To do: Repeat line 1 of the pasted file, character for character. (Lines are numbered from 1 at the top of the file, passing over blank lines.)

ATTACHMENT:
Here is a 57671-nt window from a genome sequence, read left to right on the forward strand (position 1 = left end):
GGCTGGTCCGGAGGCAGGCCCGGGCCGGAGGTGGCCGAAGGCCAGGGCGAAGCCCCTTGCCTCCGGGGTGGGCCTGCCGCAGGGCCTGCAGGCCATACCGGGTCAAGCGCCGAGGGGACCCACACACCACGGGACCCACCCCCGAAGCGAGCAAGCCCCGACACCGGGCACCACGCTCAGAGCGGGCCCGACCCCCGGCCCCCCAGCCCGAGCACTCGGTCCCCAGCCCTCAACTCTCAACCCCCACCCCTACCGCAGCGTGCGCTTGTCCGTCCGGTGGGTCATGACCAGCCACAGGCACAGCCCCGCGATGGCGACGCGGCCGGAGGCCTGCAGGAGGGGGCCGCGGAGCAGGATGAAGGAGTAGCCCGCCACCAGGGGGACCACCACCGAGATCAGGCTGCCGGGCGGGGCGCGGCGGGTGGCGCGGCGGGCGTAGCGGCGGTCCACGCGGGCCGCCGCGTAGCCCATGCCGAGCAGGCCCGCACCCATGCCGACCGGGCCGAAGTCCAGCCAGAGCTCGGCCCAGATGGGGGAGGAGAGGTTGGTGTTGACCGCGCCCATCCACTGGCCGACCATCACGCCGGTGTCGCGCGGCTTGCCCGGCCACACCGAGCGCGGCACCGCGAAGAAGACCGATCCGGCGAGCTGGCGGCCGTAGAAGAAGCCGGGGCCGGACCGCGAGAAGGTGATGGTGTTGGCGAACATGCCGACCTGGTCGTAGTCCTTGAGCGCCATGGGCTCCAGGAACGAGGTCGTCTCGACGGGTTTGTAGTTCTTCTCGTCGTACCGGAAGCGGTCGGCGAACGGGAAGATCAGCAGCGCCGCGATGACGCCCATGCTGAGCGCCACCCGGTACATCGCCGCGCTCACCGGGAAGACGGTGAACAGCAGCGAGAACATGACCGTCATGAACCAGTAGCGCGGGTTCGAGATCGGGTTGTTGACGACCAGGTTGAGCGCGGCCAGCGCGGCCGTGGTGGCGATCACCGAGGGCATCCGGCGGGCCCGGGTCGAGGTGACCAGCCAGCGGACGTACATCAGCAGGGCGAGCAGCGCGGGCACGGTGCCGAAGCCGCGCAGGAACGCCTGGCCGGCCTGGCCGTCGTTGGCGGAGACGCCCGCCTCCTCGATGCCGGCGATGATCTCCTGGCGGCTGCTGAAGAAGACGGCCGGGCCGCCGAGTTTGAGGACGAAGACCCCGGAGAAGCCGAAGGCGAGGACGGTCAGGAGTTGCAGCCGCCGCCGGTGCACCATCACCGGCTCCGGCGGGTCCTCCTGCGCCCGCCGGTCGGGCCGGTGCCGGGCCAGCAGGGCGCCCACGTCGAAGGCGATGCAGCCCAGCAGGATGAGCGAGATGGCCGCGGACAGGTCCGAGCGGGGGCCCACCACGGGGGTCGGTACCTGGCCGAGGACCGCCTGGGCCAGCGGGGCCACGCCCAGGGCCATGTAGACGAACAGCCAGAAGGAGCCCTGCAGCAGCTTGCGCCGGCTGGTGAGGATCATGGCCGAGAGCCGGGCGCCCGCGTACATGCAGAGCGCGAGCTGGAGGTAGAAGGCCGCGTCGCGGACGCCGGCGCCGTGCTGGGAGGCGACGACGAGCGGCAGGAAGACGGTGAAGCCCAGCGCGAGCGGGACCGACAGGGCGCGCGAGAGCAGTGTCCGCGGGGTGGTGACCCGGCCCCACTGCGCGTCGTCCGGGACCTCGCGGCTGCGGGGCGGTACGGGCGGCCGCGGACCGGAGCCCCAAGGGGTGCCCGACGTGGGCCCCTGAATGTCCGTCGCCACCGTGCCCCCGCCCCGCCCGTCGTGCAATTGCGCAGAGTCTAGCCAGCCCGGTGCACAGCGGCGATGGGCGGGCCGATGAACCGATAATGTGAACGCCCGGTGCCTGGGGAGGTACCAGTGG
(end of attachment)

Here is a 57671-nt window from a genome sequence, read left to right on the forward strand (position 1 = left end):